A Parent’s Guide to Education Reform (pdf file)
By Dan Lips, Jennifer Marshall, and Lindsey Burke
How much do American public schools spend per pupil?
American public schools spent an average of $9,266 per pupil during the 2004–2005 school year.19
How much does the U.S. Spend on K–12 education as a nation?
The United States spent $600 billion on K–12 education in 2006—about 4.5 percent of our gross domestic product.20
How many students are in K–12 public schools?
About 50 million students attend American public schools.21
What is the average public school teacher salary?
In 2004, the average public school teacher’s salary was $44,400.22
Who earns a higher hourly wage—public school teachers or mechanical engineers?
Public school teachers. According to the U.S. Bureau of Labor Statistics, public school teachers earned $34.06 per hour in 2005. BLS estimates that mechanical engineers earn $31.93 per hour.23
What percentage of public education funding is spent on classroom expenditures?
61 cents out of every dollar currently spent in American public schools is for instruction.24
What is the average class size in American public schools?
There are 16 students for each teacher in the average public school.25
What percentage of all public school staff are non-teaching employees or administrators?
Non-teaching employees and administrators account for 49 percent of all public school staff.26
What percentage of government funding for education comes from the state, federal, and local governments?
46.9 percent of public school revenue comes from state government. 44 percent of funding comes from local government. Only 9.2 percent comes from the federal government.27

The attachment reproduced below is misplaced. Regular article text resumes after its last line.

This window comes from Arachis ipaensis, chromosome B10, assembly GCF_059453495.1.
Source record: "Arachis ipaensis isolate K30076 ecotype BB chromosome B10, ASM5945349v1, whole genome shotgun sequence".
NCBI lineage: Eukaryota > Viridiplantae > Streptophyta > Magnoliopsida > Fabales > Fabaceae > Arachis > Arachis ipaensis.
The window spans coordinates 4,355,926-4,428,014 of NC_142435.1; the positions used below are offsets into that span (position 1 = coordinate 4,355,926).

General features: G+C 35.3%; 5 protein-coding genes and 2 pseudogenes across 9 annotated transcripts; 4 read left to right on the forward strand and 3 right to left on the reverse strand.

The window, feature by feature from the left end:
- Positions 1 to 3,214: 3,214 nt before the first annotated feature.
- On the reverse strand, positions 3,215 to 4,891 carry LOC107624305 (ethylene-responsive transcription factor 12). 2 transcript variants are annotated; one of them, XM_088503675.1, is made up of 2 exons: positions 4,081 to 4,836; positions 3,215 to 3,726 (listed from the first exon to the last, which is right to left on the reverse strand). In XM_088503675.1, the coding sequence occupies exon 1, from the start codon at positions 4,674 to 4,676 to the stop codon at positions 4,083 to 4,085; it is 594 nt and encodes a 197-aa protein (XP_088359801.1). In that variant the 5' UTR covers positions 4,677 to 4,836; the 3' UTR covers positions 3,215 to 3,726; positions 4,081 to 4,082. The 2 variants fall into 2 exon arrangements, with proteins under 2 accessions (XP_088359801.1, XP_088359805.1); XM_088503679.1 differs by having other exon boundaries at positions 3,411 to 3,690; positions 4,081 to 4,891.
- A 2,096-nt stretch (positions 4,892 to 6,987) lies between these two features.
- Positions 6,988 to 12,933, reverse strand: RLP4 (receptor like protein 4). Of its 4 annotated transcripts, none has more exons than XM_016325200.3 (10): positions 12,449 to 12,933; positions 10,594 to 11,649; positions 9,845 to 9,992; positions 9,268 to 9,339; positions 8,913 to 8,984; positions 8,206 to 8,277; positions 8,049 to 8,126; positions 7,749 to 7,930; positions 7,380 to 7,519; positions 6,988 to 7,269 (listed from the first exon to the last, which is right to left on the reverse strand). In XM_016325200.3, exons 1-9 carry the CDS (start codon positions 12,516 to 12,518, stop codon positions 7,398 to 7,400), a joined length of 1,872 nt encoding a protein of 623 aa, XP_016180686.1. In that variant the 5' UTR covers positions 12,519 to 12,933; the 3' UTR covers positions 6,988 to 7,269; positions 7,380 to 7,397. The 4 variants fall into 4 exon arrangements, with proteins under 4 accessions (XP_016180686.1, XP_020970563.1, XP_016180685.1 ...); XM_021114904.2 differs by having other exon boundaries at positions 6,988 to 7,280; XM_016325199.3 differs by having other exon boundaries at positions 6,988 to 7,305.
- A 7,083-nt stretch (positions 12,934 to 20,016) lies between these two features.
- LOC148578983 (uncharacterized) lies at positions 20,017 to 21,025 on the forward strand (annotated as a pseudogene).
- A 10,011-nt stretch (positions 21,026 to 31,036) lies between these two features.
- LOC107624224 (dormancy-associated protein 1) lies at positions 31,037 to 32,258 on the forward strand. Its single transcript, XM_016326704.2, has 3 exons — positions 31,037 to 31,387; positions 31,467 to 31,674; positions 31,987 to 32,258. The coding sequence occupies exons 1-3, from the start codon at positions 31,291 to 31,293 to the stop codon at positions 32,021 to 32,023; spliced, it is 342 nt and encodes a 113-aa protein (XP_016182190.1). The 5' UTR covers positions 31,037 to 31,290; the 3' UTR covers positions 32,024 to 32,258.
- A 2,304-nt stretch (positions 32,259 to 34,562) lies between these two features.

What percentage of American 8th graders cannot read?
26 percent of 8th grade students scored “below basic” on the National Assessment of Educational Progress (NAEP) reading exam.28
What is the percentage of American adults who are illiterate?
The U.S. Department of Education’s 2003 National Assessment of Adult Literacy found that 14 percent of American adults scored “below basic” in literacy, meaning that they could not perform simple everyday tasks that required reading or writing.29
19 U.S. Department of Education, Digest of Education Statistics: 2007, Table 171, at http://www.nces.ed.gov/programs/digest/d07/tables/dt07_171.asp?referrer=list.
20 Ibid., Table 25, at http://www.nces.ed.gov/programs/digest/d07/tables/dt07_025.asp?referrer=list.
21 Ibid., Table 33, at http://www.nces.ed.gov/programs/digest/d07/tables/dt07_033.asp?referrer=list.
22 Ibid., Table 72, at http://www.nces.ed.gov/programs/digest/d07/tables/dt07_072.asp?referrer=list.
23 Jay P. Greene and Marcus Winters, “How Much Are Public School Teachers Paid?” Manhattan Institute Civic Report No. 50, January 2007, at http://www.manhattan-institute.org/html/cr_50.htm.
24 Author calculations based on average spending on instruction divided by total current expenditures. U.S. Department of Education, Digest of Education Statistics: 2007, Table 172, at http://www.nces.ed.gov/programs/digest/d07/tables/dt07_172.asp?referrer=list.
25 Ibid., Table 60, at http://www.nces.ed.gov/programs/digest/d07/tables/dt07_060.asp?referrer=list.
26 Ibid., Table 80 at http://www.nces.ed.gov/programs/digest/d07/tables/dt07_080.asp?referrer=list.
27 Ibid., Table 162, at http://www.nces.ed.gov/programs/digest/d07/tables/dt07_162.asp?referrer=list.
28 U.S. Department of Education, Reading Report Card, 2005.
29 U.S. Department of Education, NCES, “2003 National Assessment of Adult Literacy,” at http://nces.ed.gov/naal/index.asp.